The Food and Drug Administration (FDA) issued this news release following its approval of the first cooling cap for the U.S. market. While undergoing chemotherapy, breast cancer patients may pursue courses of treatment with the DigniCap scalp cooling device to prevent hair loss.
The release does a few things well. It uses appropriate wording to describe hair loss, addresses the harms of the cooling system and establishes high up in the story the novelty of the medical device. But the report lacks crucial details when quantifying benefits, evaluating the quality of evidence and discussing costs. We don’t know if there was a control group in the study, what its limitations are and how much a course of treatment is. Another problematic point that was overlooked was the conflict of interest present in the clinical trial: DigniCap’s manufacturers collaborated with a private organization to conduct the research and to submit the FDA application.
Breast cancer is the second most common cancer in women, with about 230,000 new cases each year. Many of these patients undergo chemotherapy to treat their breast cancers, in which hair loss is a common side effect. This, in turn, could negatively impact a woman’s self image.
Mitigating the side effects of chemotherapy is a worthy goal. Clinicians often focus on side effects that may be associated with compromising the ability to complete treatment or lead to physical harm. Here the focus is more on psychological harm and quality of life during treatment. It isn’t clear how many women may elect not to undergo chemotherapy who could otherwise benefit from it if they were less worried about hair loss. A non-invasive, effective therapy preventing hair loss from chemotherapy could be newsworthy, since current interventions include medications and hair transplant or restoration surgery. A cooling cap is not yet on the US market and may provide a viable alternative for women, especially for those who have already responded poorly to existing treatments.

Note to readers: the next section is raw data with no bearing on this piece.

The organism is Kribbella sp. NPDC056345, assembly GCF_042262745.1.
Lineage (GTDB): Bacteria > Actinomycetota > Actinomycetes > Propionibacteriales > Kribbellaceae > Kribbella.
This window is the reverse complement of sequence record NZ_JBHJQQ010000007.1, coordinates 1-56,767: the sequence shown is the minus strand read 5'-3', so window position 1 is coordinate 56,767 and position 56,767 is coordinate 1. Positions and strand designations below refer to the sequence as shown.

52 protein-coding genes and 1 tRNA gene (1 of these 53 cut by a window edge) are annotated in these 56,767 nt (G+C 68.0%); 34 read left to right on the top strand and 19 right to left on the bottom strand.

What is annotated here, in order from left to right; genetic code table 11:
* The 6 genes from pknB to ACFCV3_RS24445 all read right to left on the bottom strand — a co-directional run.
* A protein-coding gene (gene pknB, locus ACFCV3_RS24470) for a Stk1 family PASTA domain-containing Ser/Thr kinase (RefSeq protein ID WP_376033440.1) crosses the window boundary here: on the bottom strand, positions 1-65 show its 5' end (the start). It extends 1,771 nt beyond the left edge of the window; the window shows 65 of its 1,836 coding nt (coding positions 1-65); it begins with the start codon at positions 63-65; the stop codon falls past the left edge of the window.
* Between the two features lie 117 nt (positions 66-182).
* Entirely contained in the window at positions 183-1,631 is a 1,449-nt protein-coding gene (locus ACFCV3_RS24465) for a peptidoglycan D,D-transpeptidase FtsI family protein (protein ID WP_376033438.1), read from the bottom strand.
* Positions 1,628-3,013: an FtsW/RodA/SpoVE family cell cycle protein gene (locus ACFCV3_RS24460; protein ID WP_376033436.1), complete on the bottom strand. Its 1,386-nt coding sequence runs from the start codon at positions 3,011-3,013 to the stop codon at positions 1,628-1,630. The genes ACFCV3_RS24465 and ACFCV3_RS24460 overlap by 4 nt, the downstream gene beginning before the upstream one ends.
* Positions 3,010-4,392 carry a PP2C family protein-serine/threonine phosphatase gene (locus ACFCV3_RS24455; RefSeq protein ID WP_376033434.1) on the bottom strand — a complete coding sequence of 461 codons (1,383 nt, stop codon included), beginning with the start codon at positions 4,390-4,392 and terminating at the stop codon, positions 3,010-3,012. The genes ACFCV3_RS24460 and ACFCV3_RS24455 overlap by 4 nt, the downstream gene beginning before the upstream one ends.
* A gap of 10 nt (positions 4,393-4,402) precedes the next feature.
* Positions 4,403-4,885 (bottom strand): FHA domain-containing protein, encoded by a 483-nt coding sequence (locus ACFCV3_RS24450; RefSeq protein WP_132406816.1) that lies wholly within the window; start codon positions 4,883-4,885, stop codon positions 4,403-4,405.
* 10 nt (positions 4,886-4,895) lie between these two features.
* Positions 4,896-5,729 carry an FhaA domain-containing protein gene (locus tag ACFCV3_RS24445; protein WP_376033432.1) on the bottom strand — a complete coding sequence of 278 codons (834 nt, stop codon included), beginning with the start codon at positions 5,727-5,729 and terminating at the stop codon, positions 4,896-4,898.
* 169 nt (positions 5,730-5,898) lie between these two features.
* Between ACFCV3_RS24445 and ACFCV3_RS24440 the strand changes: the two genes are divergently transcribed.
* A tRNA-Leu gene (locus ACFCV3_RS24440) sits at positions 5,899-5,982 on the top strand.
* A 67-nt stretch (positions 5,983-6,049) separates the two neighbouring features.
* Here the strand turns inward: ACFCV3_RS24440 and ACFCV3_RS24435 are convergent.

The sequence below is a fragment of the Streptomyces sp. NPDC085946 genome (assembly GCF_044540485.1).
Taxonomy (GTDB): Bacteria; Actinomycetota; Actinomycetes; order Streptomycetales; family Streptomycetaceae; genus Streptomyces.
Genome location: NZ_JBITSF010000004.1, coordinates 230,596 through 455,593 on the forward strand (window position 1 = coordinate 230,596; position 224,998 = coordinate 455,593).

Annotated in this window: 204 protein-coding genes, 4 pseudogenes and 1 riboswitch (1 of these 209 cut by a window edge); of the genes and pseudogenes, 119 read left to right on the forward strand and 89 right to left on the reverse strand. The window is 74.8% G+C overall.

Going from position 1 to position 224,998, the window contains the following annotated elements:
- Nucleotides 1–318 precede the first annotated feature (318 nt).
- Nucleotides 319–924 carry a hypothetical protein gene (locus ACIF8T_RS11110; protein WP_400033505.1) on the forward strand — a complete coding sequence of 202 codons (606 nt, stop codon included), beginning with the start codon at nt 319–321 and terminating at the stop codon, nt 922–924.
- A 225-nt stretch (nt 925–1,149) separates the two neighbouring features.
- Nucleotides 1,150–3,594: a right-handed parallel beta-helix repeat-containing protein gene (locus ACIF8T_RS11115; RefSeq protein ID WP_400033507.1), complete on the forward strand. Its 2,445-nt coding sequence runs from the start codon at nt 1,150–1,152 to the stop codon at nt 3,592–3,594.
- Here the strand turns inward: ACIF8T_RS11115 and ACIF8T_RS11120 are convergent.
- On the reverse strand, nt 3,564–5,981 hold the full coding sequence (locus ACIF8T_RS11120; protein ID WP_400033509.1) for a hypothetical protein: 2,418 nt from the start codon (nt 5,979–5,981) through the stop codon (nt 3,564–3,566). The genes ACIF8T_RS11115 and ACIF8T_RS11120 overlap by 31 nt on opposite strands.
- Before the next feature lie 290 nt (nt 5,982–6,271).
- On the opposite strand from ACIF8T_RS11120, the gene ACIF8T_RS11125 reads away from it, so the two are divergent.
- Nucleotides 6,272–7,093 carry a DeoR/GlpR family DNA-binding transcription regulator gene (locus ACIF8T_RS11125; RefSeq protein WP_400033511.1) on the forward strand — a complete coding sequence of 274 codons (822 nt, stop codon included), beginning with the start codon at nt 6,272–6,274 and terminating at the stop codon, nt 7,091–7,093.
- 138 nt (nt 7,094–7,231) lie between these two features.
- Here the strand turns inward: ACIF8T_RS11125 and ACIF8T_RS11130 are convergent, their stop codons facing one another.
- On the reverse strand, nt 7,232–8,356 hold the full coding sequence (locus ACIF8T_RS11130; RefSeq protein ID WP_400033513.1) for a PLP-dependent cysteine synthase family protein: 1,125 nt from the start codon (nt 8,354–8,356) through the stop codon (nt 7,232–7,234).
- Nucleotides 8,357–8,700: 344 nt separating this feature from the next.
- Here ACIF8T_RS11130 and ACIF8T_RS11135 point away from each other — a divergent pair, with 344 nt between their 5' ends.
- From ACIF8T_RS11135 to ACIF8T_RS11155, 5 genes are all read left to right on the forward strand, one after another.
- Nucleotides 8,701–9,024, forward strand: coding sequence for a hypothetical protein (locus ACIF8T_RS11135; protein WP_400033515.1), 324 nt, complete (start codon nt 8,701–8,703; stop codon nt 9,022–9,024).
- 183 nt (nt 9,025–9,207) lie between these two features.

The cost of therapy is not mentioned in the news release. Media reports have said prices will depend on how often the cap is used during chemotherapy, but it’s likely a course of treatment will cost between $1,500 and $3,000.
According to DigniCap’s website, the company is working toward getting the treatment covered by health insurance. It also states, “Dignitana is in the process of setting up a Patient Assistance Program to help subsidize DigniCap® treatment costs for patients with financial need.” Since there is no discussion of costs in the FDA news release, we give it a Not Satisfactory rating here.
We would have liked some more information here. Although the news release says: “More than 66 percent of patients treated with the DigniCap reported losing less than half their hair,” we don’t have a comparison to the control group. Without treatment, how much hair do patients actually lose?
There are other unanswered questions: How many times throughout the month did patients have to wear the caps to prevent hair loss? How long will patients have to undergo this therapy? And how long will the benefits last? How did the rate of hair loss compare with women who didn’t use the cap?
In addition, the patients themselves assessed how much hair they actually lost based on photographs and questionnaires, making this step prone to recall bias. Since this also was not a double-blind trial, this could have also introduced other biases into the data.
The news release addresses the most common known side effects of the cooling system, which included cold-induced headaches, as well as neck and shoulder discomfort, chills and pain associated with wearing the cooling cap for an extended period of time.
It also mentioned another risk: the cold cap could cause chemotherapy drugs to “miss” an isolated grouping of breast cancer cells in the scalp. However, the release points out that this is “extremely rare.”
Although we would have liked some evidence-backed explanations on the latter harm, we feel the news release does a Satisfactory job here.